It is often difficult to take in everything that has been explained to you at your hospital appointment, and frequently questions come to mind only once you are back home.
To try and answer the most common questions you can access a selection of articles written by Mr Machin about the most common conditions he treats.
If you have been listed for an operation, then we encourage you to read the relevant information here so that you enter into the consent process with as much information as possible.
Most foot & ankle conditions can be managed without surgery in their early stages. Mr Machin works closely with physiotherapists and orthotists and will, following a consultation and examination, determine the most appropriate treatment for you - be that operative or non-operative. The appropriate treatment is patient specific and depends on a number of factors including severity of symptoms, other medical problems and your functional demands - for example an elite athlete may need different treatment to an office worker.
Mr Machin offers management of all foot and ankle problems - the articles below are not an exhaustive list, but describe the most common conditions seen. If your condition is not listed then Mr Machin and his team will explain everything to you at your appointment.
Please note that all information on this website is provided for educational purposes only, and should not be relied upon for diagnostic or management purposes. Each case is individual and requires careful assessment and examination. If you or your doctor have concerns about a foot or ankle problem, then you should to be referred to a foot and ankle surgeon.
A problem affecting the nerve running between the bones. Commonly over-diagnosed by non-specialists.
Pain that arises under the "ball" of the foot. This can be managed with special insoles, but surgery can be used to address an underlying problem which is causing the symptoms.
A gradual mis-shaping of the smaller toes which can cause them to curl up. This can cause pain when toes no longer fit into the ends of shoes. You can consider larger shoes or surgery to correct the shape.
A painful condition caused by wear and tear at the great toe joint, options include injections and surgery.
It is common for people to develop pain over the mid part of their foot for all sorts of different reasons. The underlying problem can be soft tissue, bony or arthritis related. Reaching the correct diagnosis requires careful examination and often an x-ray.
Pain at the back of the heel caused by a problem with the Achilles tendon or where it inserts in to the bone.
Despite being the strongest tendon in the body, the Achilles tendon can rupture if subjected to sudden over-stressing. Surgery is occasionally needed, but usually this is managed non-operatively.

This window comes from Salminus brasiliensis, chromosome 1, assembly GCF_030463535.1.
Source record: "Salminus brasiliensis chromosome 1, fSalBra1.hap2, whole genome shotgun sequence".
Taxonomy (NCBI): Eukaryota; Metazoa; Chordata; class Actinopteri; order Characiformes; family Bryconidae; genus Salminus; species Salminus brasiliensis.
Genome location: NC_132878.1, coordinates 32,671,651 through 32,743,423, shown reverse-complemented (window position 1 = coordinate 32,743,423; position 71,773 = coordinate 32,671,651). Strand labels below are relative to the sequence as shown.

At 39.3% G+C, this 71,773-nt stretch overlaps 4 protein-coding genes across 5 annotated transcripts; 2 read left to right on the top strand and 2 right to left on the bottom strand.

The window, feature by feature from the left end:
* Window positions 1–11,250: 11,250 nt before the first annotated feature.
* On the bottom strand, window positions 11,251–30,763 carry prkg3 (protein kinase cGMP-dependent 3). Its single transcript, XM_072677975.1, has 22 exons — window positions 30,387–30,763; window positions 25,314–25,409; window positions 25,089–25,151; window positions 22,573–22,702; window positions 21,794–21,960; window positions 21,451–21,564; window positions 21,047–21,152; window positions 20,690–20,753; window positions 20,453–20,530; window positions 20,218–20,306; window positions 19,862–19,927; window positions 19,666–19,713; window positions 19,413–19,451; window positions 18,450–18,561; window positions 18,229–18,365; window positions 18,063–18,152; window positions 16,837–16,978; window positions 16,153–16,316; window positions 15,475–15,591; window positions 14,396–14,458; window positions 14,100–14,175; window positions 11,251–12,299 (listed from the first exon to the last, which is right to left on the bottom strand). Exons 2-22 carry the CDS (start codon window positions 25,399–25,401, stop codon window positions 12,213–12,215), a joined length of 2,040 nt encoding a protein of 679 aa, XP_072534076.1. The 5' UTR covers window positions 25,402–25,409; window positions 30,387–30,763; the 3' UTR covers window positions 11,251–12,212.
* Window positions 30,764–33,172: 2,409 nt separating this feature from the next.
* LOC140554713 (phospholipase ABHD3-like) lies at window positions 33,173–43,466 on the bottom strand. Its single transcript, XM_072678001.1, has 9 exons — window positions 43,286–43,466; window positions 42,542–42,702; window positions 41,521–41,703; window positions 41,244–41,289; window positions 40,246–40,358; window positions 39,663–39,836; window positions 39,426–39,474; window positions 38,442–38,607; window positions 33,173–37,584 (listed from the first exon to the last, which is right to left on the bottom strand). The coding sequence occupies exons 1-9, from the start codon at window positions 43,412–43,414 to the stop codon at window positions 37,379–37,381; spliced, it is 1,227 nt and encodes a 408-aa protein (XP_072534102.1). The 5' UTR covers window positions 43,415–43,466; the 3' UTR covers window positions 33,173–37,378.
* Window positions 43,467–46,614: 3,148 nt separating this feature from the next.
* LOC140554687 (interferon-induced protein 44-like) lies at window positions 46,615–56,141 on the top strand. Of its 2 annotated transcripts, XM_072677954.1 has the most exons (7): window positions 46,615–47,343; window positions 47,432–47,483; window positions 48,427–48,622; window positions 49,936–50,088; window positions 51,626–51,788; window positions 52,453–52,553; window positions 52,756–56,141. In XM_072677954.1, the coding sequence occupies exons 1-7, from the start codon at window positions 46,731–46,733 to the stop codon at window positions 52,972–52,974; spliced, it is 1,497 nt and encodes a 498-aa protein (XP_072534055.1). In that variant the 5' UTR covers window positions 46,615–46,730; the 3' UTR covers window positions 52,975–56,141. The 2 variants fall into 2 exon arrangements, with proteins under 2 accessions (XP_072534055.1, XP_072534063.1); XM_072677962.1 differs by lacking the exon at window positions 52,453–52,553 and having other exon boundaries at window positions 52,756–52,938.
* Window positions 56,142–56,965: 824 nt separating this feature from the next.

A damaged ligament from a sprain can cause instability and pain affecting the ankle. Conservative and surgical options are available.
Use of "keyhole" surgery to insert a camera and inspect the joint visually. Some minor intervention can also be undertaken through the arthroscope.
All invasive procedures have some risk associated with them. The likelihood of a problem or complication for the individual patient is very low but doctors can never be fully sure who will have a problem and who will not. Risks outlined below are the common things to consider if you are contemplating a foot or ankle procedure:
There is a very small risk of infection which, if it happens, is a significant problem which may require surgery to deal with and may leave you with more pain than you had before the injection.
Some people have a reaction to the steroid which is injected into the joint where the joints becomes more painful for some days before the steroid has its pain-relieving effect. This phenomenon is called steroid flare. It does not require treatment apart from simple pain relief and will settle within a few days.
The most common problem with an injection is that the pain-relieving effect wears off and further treatment would be considered in this instance.
Infection, bleeding, damage to surrounding structures such as tendons or nerves, numbness, dysfunction of foot, ongoing pain, unsightly scar, painful scar, wound healing problems, swelling. There is also a risk that the procedure does not work fully and that the patient is left with some ongoing symptoms.
There are also some medical risks to surgery such as a clot in the leg (DVT), clot in the lung (pulmonary embolus or PE). The general anaesthetic has rare risks of problems such as heart attack, stroke, chest infection and in extremely rare circumstances death.
Procedures that cut or move the bone (osteotomies) or those that fuse joints carry a risk of the bone not healing (non-union), metalwork problems which occasionally require further surgery, fracture of the bone and recurrence of the deformity.
Procedures on soft tissues carry a risk of failure of the procedure, rupture/pull-off of a tendon or recurrence of a deformity (for example a ganglion).